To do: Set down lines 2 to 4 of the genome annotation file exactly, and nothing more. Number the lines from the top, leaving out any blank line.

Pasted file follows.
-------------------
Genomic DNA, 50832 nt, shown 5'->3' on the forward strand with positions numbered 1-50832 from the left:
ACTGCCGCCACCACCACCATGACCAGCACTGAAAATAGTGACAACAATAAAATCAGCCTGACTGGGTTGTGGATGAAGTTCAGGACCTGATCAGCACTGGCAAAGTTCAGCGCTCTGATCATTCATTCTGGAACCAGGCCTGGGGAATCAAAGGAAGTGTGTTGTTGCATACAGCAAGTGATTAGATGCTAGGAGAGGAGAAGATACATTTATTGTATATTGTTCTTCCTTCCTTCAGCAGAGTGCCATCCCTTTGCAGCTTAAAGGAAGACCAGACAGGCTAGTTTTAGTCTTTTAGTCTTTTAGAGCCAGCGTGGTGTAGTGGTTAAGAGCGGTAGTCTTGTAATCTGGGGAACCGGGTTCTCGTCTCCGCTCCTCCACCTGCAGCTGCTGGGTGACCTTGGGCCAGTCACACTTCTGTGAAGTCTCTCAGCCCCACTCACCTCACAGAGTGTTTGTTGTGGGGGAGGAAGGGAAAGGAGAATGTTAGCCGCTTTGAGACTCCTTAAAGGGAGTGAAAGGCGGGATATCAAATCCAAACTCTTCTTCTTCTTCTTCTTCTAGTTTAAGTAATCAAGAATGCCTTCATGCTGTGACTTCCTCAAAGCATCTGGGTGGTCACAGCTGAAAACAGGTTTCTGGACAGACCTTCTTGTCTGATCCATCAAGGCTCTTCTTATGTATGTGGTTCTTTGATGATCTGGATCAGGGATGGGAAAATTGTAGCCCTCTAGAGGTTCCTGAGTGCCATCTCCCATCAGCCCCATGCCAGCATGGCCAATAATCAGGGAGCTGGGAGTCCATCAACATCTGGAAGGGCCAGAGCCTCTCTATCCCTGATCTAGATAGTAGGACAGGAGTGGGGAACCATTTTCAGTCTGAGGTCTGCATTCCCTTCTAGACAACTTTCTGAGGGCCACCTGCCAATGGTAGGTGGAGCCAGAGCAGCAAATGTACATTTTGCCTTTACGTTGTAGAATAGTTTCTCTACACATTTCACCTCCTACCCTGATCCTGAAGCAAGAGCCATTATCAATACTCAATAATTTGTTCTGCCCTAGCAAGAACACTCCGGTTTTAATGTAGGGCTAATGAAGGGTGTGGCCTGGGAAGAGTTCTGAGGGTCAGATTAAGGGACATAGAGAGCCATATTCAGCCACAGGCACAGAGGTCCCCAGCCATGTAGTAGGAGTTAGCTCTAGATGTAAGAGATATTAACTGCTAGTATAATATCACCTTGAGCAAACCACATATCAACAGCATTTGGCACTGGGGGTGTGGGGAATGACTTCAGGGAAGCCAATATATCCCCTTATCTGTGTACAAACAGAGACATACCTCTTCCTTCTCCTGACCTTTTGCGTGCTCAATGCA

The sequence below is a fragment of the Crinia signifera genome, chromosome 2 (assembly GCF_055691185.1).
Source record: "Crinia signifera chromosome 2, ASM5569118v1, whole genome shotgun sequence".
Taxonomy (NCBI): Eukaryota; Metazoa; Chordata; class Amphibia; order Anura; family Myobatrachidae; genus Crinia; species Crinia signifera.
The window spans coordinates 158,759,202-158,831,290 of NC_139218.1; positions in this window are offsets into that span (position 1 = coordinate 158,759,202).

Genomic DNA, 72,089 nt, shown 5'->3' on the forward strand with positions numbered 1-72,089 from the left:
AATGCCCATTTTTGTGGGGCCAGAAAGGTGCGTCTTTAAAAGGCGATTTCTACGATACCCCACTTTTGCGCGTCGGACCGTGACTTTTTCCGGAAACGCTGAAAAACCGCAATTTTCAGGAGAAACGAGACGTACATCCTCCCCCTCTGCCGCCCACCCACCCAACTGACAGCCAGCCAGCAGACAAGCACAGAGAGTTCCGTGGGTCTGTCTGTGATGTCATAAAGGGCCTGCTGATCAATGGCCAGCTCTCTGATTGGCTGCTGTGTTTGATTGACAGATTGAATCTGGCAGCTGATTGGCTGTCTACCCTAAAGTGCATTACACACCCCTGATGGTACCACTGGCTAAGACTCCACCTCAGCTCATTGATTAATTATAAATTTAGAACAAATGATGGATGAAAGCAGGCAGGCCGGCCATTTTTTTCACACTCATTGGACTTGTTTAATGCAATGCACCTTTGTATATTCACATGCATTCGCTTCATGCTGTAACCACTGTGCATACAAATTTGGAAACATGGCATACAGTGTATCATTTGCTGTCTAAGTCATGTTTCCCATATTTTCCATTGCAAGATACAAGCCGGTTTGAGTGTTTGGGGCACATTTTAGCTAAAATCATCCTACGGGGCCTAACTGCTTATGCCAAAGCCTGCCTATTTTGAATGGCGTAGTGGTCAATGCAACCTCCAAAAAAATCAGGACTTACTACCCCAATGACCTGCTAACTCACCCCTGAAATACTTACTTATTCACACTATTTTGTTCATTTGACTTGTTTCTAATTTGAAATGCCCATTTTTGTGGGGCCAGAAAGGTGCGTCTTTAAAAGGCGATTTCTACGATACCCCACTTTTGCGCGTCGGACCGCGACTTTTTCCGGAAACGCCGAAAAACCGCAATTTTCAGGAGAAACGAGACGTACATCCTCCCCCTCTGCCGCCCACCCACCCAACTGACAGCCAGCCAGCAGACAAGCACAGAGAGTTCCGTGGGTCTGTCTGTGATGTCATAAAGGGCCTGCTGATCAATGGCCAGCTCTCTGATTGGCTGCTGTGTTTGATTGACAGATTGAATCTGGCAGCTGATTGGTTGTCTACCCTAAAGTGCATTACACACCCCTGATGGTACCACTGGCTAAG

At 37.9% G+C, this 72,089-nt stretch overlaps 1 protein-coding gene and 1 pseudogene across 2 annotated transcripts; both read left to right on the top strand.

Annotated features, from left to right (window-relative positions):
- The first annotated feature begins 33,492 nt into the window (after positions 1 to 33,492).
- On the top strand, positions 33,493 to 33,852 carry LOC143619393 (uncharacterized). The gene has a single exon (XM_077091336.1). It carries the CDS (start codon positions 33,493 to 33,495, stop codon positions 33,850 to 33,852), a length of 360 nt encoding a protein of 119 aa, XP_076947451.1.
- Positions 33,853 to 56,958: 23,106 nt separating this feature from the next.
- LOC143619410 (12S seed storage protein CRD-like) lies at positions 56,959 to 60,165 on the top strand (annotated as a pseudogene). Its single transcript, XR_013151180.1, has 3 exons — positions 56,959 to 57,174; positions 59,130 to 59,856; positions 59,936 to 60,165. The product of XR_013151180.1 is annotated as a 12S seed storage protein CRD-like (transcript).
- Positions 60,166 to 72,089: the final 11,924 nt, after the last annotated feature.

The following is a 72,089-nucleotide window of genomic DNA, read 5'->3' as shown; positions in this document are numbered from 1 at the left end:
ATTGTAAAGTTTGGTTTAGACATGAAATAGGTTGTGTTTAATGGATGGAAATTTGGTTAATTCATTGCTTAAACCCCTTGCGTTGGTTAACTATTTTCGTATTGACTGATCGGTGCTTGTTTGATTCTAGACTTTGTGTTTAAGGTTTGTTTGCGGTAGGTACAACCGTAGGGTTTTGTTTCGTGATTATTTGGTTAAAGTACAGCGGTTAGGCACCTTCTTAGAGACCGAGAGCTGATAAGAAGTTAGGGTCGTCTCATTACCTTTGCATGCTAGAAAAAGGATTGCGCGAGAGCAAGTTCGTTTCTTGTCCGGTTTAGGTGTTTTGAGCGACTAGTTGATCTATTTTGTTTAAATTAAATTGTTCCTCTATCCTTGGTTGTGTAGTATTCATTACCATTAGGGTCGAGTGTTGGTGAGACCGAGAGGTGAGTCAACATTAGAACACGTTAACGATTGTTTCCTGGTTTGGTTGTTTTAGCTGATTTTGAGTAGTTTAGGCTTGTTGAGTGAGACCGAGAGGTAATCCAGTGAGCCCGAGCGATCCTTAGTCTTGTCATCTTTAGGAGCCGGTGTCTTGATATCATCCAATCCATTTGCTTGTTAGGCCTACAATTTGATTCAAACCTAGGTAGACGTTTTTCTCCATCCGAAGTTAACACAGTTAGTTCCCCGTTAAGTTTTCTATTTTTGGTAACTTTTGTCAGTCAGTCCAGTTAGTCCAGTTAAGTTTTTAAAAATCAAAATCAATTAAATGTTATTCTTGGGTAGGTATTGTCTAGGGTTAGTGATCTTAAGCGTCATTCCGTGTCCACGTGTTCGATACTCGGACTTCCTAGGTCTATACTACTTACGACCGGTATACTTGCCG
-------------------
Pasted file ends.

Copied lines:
ACTGCCGCCACCACCACCATGACCAGCACTGAAAATAGTGACAACAATAAAATCAGCCTGACTGGGTTGTGGATGAAGTTCAGGACCTGATCAGCACTGGCAAAGTTCAGCGCTCTGATCATTCATTCTGGAACCAGGCCTGGGGAATCAAAGGAAGTGTGTTGTTGCATACAGCAAGTGATTAGATGCTAGGAGAGGAGAAGATACATTTATTGTATATTGTTCTTCCTTCCTTCAGCAGAGTGCCATCCCTTTGCAGCTTAAAGGAAGACCAGACAGGCTAGTTTTAGTCTTTTAGTCTTTTAGAGCCAGCGTGGTGTAGTGGTTAAGAGCGGTAGTCTTGTAATCTGGGGAACCGGGTTCTCGTCTCCGCTCCTCCACCTGCAGCTGCTGGGTGACCTTGGGCCAGTCACACTTCTGTGAAGTCTCTCAGCCCCACTCACCTCACAGAGTGTTTGTTGTGGGGGAGGAAGGGAAAGGAGAATGTTAGCCGCTTTGAGACTCCTTAAAGGGAGTGAAAGGCGGGATATCAAATCCAAACTCTTCTTCTTCTTCTTCTTCTAGTTTAAGTAATCAAGAATGCCTTCATGCTGTGACTTCCTCAAAGCATCTGGGTGGTCACAGCTGAAAACAGGTTTCTGGACAGACCTTCTTGTCTGATCCATCAAGGCTCTTCTTATGTATGTGGTTCTTTGATGATCTGGATCAGGGATGGGAAAATTGTAGCCCTCTAGAGGTTCCTGAGTGCCATCTCCCATCAGCCCCATGCCAGCATGGCCAATAATCAGGGAGCTGGGAGTCCATCAACATCTGGAAGGGCCAGAGCCTCTCTATCCCTGATCTAGATAGTAGGACAGGAGTGGGGAACCATTTTCAGTCTGAGGTCTGCATTCCCTTCTAGACAACTTTCTGAGGGCCACCTGCCAATGGTAGGTGGAGCCAGAGCAGCAAATGTACATTTTGCCTTTACGTTGTAGAATAGTTTCTCTACACATTTCACCTCCTACCCTGATCCTGAAGCAAGAGCCATTATCAATACTCAATAATTTGTTCTGCCCTAGCAAGAACACTCCGGTTTTAATGTAGGGCTAATGAAGGGTGTGGCCTGGGAAGAGTTCTGAGGGTCAGATTAAGGGACATAGAGAGCCATATTCAGCCACAGGCACAGAGGTCCCCAGCCATGTAGTAGGAGTTAGCTCTAGATGTAAGAGATATTAACTGCTAGTATAATATCACCTTGAGCAAACCACATATCAACAGCATTTGGCACTGGGGGTGTGGGGAATGACTTCAGGGAAGCCAATATATCCCCTTATCTGTGTACAAACAGAGACATACCTCTTCCTTCTCCTGACCTTTTGCGTGCTCAATGCA

The sequence below is a fragment of the Crinia signifera genome, chromosome 2 (assembly GCF_055691185.1).
Source record: "Crinia signifera chromosome 2, ASM5569118v1, whole genome shotgun sequence".